Michael R. Dove—
The Pakistan Forest Service traditionally had distinct relations with two different rural clienteles. From one clientele, the peasantry, the Forest Service extracted fees for approved use of forest resources—grazing cattle and gathering fuelwood—and fines and bribes for unapproved uses. For the other clientele, the principal landlords in each district, the service provided subsidized tree plantings on their lands, within a broader pattern of reciprocal economic and political ties between the government and the rural elite—the foresters being part of this elite themselves. The senior officers in the Forest Service all do formal degree training at the Pakistan Forest Institute in Peshawar, a prestigious institution modeled after the Indian forestry school in Dehra Dun. Once posted in Pakistan’s rural areas, forest officers command control of not only valuable natural resources—forests and grazing lands—but also important infrastructural resources, including offices and homes, staff and salaries, means of transportation and communication, and access to the other branches of government. These resources combine to make forest officers some of the most powerful political figures on the rural landscape, especially in Pakistan’s poorer and more remote rural districts.
The foresters’ view of rural elites as the appropriate focus for material and technical expertise, and the rural poor as the appropriate focus for surveillance, was long associated with dogmatic beliefs in the antipathy of farmers toward trees. Most foresters would maintain that small farmers do not have trees on their farms, do not want them, and would not agree to plant them—they are not “tree-minded.” If presented with incontrovertible evidence of tree cultivation by small farmers, foresters would dismiss this as not “from the heart.” Central to these beliefs is the idea that small farmers and trees do not mix, and more generally that agriculture and silviculture do not mix. The only on-farm tree cultivation that foresters could envisage would be block planting of exotic species for market sale by landlords of large farms.
The foresters’ beliefs regarding farmers’ lack of tree-mindedness are contradicted by field data. In a survey of farmers in the rainfed districts, 87 percent reported having trees on their farms, of which about half were planted and most of which were scattered about the farmland or located in the courtyard of the house or farmhouse—as opposed to being grouped in linear or block plantings. Two-thirds of the farmers surveyed expressed interest in Forest Service assistance to establish small plantings—meaning fewer than one thousand trees—of multi-purpose native species to meet household needs for fuel and timber. And the major reported obstacles to on-farm tree cultivation were not lack of interest or experience, but the typical challenges of the farming-forestry interface. Thus, whereas foresters saw the major obstacle to farm forestry as lack of motivation, the farmers themselves were focused on the normal farm forestry problems of water scarcity, protection from free-ranging cattle, and competition with annual crops.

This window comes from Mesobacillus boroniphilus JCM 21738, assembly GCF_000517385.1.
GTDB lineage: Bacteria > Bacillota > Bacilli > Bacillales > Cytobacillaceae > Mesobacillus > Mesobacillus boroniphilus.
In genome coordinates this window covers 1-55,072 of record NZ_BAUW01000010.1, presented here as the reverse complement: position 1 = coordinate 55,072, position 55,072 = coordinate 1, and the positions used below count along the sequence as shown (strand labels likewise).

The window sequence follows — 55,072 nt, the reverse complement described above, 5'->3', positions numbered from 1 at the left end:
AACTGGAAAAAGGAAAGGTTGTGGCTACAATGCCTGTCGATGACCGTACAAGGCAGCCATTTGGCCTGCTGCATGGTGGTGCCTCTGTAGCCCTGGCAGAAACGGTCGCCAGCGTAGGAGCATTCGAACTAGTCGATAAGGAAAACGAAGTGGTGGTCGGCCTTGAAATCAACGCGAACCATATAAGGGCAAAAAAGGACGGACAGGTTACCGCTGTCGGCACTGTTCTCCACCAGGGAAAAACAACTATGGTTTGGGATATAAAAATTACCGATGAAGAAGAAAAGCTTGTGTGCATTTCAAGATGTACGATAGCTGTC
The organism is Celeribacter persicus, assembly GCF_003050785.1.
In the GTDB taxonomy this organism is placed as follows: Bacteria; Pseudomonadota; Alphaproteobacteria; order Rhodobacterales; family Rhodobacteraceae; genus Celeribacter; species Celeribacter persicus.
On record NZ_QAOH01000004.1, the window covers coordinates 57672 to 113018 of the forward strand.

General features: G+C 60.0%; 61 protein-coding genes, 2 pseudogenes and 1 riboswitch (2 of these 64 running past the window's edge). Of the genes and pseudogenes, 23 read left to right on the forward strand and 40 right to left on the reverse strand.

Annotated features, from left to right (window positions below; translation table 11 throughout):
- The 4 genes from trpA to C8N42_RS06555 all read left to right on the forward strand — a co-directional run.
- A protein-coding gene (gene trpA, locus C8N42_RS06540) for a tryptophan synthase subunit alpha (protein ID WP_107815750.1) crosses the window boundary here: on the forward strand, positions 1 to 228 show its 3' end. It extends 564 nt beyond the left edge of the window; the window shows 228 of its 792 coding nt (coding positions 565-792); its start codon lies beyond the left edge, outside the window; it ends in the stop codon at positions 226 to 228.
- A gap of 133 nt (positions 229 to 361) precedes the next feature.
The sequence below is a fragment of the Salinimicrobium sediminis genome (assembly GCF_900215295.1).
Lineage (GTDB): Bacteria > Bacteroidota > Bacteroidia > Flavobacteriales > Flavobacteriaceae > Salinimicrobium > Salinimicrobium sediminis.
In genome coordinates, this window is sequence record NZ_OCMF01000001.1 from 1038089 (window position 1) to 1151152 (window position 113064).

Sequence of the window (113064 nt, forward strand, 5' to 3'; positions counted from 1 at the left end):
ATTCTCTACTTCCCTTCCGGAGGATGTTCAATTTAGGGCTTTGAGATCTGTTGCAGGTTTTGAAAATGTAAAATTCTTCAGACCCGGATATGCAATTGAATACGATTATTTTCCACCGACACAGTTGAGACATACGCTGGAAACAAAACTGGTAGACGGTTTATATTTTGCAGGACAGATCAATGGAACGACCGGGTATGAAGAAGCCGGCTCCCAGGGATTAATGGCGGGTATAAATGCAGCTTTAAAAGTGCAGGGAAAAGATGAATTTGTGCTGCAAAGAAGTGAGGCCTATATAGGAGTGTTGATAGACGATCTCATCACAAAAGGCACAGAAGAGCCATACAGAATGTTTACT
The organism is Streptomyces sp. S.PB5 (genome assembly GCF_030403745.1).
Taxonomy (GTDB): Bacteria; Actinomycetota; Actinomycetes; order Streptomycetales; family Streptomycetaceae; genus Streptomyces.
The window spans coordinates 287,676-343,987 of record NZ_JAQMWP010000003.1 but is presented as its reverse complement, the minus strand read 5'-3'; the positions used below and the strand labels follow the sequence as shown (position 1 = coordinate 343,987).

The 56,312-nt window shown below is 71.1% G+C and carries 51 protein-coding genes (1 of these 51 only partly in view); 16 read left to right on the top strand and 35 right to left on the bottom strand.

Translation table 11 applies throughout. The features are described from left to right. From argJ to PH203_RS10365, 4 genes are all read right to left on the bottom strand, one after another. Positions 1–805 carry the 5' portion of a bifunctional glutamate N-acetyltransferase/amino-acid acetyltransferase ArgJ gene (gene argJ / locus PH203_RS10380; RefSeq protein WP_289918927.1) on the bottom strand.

The historic degradation of Pakistan’s forest cover does not mean that trees have vanished from the countryside. Trees abound in all graveyards and religious shrines, where they provide shade for the pious and eternal blessings for the planter. Trees are found within the enclosed courtyards of every rural home, for which they provide shade, fodder, and fruit. The greatest numbers of trees are found on the farmlands themselves: in clusters around water holes and tanks, where Mogul rulers decreed the planting of banyan (Ficus bengalensis); around wells and Persian wheels, where they shade the circling oxen; and in hedgerows along field boundaries, where they provide protection from wind and livestock incursions and yield fuel and fodder. The number, species, location, and growth of on farm trees are carefully managed in order to balance their perceived benefits against their perceived costs, in the latter case meaning deleterious effects on agricultural land and crops. This balance is typically articulated within the farmer discourse concerning sayah, “tree shade.”
Farmers conceive of tree shade not as the absence of something—light—but rather as the presence of something associated with the tree. As Casati writes, shade has a perceptive aspect, a causal aspect, and also a material aspect. For Pakistani farmers, tree shade has five major characteristics: size, duration, density, temperature, and taste. Each characteristic is believed to vary with the tree species, and the impact of tree shade on food crops is believed to vary accordingly. The varying character of tree shade is well expressed in the proverb of the Pushto-speaking tribes of the region: “Look at the tree before sitting under its shadow.” Although it is intended to be a metaphor about human social relations, it is nonetheless rooted in a belief that not all shade is alike; it varies with the tree that produces it.
From Bitter Shade by Michael R. Dove. Published by Yale University Press in 2021. Reproduced with permission.
Michael R. Dove is Margaret K. Musser Professor of Social Ecology in the Yale School of the Environment, professor of anthropology, and curator in the Peabody Museum of Natural History. His previous books include The Banana Tree at the Gate and Climate Cultures.